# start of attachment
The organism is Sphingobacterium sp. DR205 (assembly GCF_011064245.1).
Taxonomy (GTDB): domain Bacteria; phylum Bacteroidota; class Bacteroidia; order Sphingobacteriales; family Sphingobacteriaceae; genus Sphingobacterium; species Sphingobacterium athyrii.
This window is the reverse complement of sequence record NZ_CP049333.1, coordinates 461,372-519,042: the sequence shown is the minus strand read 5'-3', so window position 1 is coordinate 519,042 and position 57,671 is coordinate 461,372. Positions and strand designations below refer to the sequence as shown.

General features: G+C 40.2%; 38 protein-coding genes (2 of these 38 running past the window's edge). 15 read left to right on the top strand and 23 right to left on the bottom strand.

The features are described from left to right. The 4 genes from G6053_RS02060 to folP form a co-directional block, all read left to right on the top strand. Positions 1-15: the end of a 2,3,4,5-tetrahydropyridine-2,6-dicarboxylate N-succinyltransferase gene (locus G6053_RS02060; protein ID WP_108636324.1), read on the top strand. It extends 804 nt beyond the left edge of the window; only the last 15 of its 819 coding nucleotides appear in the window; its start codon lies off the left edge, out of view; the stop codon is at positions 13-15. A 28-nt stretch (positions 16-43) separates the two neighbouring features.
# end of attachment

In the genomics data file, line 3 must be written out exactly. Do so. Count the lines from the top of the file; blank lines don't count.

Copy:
This window is the reverse complement of sequence record NZ_CP049333.1, coordinates 461,372-519,042: the sequence shown is the minus strand read 5'-3', so window position 1 is coordinate 519,042 and position 57,671 is coordinate 461,372. Positions and strand designations below refer to the sequence as shown.